‘Finally Mists was released in 1998 on Neat Metal records which was an updated version of Neat, and ran by original Tygers of Pan Tang vocalist Jess Cox. Just as it was about to be released Jess lost his distribution in Japan which would of made up a large part of our sales at the time. It seemed like a disaster. It wasn’t well received at the time by the fans however strangely a lot of critics seemed to like it. On the positive side it did give off an old school vibe which had a charm about it. People have picked up on that and seem to enjoy the album. These days all I get is compliments about that album. It’s funny how time can change perspectives’.

‘I also had a side project called Earthrod which I formed with ex Blitzkrieg drummer Mark Hancock. I did all the vocals and guitars Mark did all the drums, keyboards and recording. We knocked out two albums in the noughties. Screaming in Digital and the second was called Acts of God. It was an experimental project and was recorded in Marks kitchen. To be honest it wasn’t actually meant to be done full time. We had some interest but we couldn’t manage to keep a line up mainly as the stuff was too hard to play. It was a great experience though’.

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Saracen in the fog.

Have you any stories from playing gigs ? ‘Working for Saracen at the Legion Club in South Shields in the early 80’s I was put on smoke machine duty. Saracen are on stage rocking away. I pushed the button to put a little smoke on stage however Les the bass player kept shouting more, more ! I was only a bairn at the time so I did as I was told. Before you knew it the whole concert room was full of stage smoke. You couldn’t see the band at all. We had to open all the doors and windows to get rid of it. I got a right royal telling off from the vocalist Louie Taylor. Les never told him it was his fault ha ha’.

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Saracen

‘It was around 1983 I was with some friends and my girlfriend and we were waiting at the bus stop to take us down town to see Saracen at Bolingbroke Hall, South Shields. I saw the bus and started going towards it somehow I managed to get a nail stuck in my little finger that was sticking out of a fence close by. It had gone right into my finger down to the bone. My friends called my dad who came and when he saw the situation he had no choice but to saw the fence. I eventually got free and went to hospital. The Nurses and Doctors were pissing themselves laughing when they saw me coming in holding a fence. After laughing his knackers off the doctor removed the nail and fence that came with it and bandaged me up. I still have the scar to prove it. We still got to Bolingbroke Hall to see Saracen and rushed up to the stage. Soon as I raised my right fist in the air complete with bandage, the bass player Les Wilson fell over and split his jeans. Tackle out and everything ha ha. You couldn’t make it up’.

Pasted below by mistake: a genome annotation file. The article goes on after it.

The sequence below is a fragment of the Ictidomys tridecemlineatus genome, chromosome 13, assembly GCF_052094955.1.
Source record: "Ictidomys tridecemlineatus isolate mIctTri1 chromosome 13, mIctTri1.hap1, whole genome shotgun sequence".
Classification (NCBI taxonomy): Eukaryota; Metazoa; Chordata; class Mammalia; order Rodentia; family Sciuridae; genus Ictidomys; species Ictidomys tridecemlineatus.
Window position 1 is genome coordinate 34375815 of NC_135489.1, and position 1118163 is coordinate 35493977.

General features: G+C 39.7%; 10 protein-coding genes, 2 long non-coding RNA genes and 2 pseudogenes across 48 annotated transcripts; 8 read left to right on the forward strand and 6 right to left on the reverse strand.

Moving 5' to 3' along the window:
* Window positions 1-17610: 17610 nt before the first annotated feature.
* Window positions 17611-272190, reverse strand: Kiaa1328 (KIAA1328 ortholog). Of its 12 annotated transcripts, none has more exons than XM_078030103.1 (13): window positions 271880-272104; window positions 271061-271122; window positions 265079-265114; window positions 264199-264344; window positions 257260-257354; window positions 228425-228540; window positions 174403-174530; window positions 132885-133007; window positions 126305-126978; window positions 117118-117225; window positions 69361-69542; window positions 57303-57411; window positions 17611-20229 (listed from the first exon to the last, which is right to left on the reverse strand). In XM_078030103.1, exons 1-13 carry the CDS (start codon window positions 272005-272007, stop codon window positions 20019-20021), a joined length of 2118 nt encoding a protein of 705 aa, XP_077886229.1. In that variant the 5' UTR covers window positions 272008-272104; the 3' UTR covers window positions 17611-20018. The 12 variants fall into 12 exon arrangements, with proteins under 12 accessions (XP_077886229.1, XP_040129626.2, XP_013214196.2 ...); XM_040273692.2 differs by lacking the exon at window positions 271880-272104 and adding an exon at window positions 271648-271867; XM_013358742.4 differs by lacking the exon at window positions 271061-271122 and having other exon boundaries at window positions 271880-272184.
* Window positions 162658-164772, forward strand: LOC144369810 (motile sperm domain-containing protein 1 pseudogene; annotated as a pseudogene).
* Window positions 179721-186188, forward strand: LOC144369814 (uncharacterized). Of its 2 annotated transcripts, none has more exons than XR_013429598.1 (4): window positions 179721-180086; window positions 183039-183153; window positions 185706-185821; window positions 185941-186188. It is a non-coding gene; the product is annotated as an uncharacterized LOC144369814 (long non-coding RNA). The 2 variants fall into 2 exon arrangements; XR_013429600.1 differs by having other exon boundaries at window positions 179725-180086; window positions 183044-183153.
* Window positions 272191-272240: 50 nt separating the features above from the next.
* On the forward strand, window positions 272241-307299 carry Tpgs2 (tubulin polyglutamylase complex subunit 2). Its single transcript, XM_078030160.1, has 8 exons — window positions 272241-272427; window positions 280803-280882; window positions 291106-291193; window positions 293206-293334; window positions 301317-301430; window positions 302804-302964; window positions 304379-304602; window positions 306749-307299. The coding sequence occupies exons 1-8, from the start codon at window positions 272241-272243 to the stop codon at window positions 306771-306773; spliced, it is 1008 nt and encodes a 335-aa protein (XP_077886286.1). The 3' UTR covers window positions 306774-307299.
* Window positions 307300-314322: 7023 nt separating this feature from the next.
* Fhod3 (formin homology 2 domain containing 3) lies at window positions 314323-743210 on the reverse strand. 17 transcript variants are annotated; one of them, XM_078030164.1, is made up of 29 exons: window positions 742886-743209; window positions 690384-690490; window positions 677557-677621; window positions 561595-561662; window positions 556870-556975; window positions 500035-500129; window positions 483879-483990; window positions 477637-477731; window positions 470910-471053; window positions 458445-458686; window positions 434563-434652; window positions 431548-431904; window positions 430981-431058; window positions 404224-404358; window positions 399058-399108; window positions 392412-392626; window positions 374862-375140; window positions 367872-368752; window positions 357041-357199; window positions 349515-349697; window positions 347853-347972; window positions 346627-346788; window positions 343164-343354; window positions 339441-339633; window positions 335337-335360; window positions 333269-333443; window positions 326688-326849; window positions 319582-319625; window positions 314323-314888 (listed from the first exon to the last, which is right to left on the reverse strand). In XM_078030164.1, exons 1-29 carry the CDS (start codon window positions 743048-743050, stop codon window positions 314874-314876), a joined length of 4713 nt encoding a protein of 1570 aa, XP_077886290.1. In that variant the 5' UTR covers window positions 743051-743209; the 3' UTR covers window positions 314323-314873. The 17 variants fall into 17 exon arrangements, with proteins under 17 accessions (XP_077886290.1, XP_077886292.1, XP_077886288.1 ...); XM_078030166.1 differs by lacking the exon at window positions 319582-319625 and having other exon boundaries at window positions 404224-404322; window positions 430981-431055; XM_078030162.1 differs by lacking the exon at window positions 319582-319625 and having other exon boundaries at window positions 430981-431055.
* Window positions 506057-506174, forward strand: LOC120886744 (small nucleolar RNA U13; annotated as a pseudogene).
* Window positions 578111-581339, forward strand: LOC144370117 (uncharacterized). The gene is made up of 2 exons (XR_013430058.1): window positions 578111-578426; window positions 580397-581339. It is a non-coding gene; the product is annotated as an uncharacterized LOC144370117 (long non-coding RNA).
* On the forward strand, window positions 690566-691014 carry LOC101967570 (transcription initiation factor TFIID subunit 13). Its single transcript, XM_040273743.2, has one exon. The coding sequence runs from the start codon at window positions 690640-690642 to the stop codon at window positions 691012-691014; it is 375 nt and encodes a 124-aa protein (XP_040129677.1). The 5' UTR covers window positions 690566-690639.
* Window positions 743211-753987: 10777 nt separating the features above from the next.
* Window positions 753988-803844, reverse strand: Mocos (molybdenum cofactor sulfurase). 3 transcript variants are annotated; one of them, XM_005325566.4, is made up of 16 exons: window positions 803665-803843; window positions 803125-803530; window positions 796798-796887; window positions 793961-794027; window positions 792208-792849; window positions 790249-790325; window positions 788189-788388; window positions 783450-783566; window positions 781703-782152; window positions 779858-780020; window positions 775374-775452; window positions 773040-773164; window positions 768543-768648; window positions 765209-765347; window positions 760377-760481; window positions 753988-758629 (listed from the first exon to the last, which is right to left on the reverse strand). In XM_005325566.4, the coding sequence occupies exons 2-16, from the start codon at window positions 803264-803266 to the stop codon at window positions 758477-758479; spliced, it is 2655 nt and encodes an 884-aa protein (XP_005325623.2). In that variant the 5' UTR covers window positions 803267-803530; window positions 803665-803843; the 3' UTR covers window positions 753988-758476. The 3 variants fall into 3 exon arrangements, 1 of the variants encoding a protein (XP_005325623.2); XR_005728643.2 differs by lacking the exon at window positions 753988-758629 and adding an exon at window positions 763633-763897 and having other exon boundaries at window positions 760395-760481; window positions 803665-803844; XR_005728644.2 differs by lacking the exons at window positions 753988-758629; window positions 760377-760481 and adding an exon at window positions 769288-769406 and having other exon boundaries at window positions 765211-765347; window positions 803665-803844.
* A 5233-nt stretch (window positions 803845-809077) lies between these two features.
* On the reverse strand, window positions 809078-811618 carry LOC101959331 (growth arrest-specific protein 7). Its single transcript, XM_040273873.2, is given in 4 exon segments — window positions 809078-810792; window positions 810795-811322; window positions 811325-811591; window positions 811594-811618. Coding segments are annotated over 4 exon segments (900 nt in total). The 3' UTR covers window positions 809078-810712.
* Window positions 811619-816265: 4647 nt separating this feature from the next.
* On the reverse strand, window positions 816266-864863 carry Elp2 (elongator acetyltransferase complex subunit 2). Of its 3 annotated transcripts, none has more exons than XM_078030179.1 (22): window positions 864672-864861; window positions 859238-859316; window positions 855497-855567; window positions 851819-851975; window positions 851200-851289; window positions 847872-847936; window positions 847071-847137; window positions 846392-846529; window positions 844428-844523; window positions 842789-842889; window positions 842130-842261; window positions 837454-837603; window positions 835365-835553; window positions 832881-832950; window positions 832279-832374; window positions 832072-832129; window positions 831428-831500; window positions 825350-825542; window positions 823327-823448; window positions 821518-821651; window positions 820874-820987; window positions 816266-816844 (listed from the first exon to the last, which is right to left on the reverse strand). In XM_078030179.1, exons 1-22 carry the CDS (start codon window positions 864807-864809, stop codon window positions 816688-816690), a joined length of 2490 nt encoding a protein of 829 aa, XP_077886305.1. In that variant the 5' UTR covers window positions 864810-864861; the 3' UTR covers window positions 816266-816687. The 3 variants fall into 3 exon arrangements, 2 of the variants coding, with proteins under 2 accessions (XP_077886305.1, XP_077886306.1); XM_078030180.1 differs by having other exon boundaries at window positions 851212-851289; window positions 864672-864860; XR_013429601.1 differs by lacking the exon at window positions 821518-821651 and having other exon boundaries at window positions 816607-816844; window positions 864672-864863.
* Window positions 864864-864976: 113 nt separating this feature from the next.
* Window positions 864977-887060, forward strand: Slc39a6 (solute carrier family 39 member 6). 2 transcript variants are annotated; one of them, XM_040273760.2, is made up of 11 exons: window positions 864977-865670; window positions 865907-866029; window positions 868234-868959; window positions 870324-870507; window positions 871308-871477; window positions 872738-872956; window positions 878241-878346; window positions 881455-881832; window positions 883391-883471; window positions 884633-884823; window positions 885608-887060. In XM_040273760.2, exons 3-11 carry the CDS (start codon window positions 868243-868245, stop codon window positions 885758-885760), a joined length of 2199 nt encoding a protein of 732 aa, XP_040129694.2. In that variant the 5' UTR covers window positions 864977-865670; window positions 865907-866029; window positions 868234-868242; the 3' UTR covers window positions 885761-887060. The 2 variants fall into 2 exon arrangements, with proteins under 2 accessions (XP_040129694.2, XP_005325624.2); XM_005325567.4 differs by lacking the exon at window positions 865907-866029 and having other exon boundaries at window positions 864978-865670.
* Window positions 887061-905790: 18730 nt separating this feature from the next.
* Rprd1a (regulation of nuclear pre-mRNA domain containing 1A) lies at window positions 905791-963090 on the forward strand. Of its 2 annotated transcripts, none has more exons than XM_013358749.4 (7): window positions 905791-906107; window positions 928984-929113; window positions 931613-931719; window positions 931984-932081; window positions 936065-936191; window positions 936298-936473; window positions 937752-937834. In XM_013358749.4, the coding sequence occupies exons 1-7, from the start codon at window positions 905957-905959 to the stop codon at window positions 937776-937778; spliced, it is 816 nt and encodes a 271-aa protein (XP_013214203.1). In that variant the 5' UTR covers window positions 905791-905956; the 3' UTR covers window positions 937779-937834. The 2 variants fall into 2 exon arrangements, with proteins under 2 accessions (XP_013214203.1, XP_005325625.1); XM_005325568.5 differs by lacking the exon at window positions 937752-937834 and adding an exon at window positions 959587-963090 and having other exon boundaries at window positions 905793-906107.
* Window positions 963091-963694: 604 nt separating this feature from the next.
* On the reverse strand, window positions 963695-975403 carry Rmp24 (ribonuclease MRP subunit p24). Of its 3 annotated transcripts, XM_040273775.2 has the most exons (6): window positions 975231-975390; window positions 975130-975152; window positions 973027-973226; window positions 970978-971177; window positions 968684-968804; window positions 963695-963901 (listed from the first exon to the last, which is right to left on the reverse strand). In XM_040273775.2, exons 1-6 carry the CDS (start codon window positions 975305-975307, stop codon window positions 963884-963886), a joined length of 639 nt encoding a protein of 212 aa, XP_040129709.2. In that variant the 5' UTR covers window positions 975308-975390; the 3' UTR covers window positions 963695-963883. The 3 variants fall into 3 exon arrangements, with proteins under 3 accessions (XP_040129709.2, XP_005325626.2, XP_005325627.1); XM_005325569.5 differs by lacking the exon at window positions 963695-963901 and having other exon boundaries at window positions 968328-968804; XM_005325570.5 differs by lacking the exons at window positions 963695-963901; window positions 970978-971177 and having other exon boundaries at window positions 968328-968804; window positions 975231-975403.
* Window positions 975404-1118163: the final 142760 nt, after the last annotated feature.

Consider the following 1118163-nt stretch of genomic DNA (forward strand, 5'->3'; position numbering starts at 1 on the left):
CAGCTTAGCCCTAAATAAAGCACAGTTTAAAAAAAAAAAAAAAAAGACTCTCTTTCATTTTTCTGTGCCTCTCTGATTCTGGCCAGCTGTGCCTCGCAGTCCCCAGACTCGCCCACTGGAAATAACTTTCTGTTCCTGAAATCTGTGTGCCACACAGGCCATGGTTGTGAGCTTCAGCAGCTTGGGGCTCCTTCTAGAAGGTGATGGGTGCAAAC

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Fist

What are you doing now and are you still involved with music ? ‘My last gig with Fist was in April 2017 at the Unionist Club in my home town supporting the wonderful Bernie Torme. I’m happy to say it was a great gig and meeting Mr Torme was the icing on the cake. What a musician and what gent! I was with Fist for four years as their frontman. Being with Fist was great experience’.

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‘I haven’t got involved with another original band since then but it is early days. There have been a few interesting offers however nothing that was suitable for me. I’m not ruling out doing more original material and have written some stuff which was originally meant for Fist however at this time I have three none original bands on the go which I’m busy with and really enjoying. Bone Idol which is a classic pub rock band, G Force which is a tribute to Gary Moore’s classic rock/metal years and a Judas Priest tribute band called Metal Gods UK. Bone Idol doubles up as G Force. I’m on vocals/guitars, Ian Rogers vocals/bass, Stu Johnson keyboards and my old mate Matty on drums. Metal Gods UK is myself lead vocals, Dan Rochester guitars, Andrew McCann guitars, Ian Rogers bass and James Charlton on drums. We are arranging live dates for these bands soon’.

Interview by Gary Alikivi September 2017.

Recommended: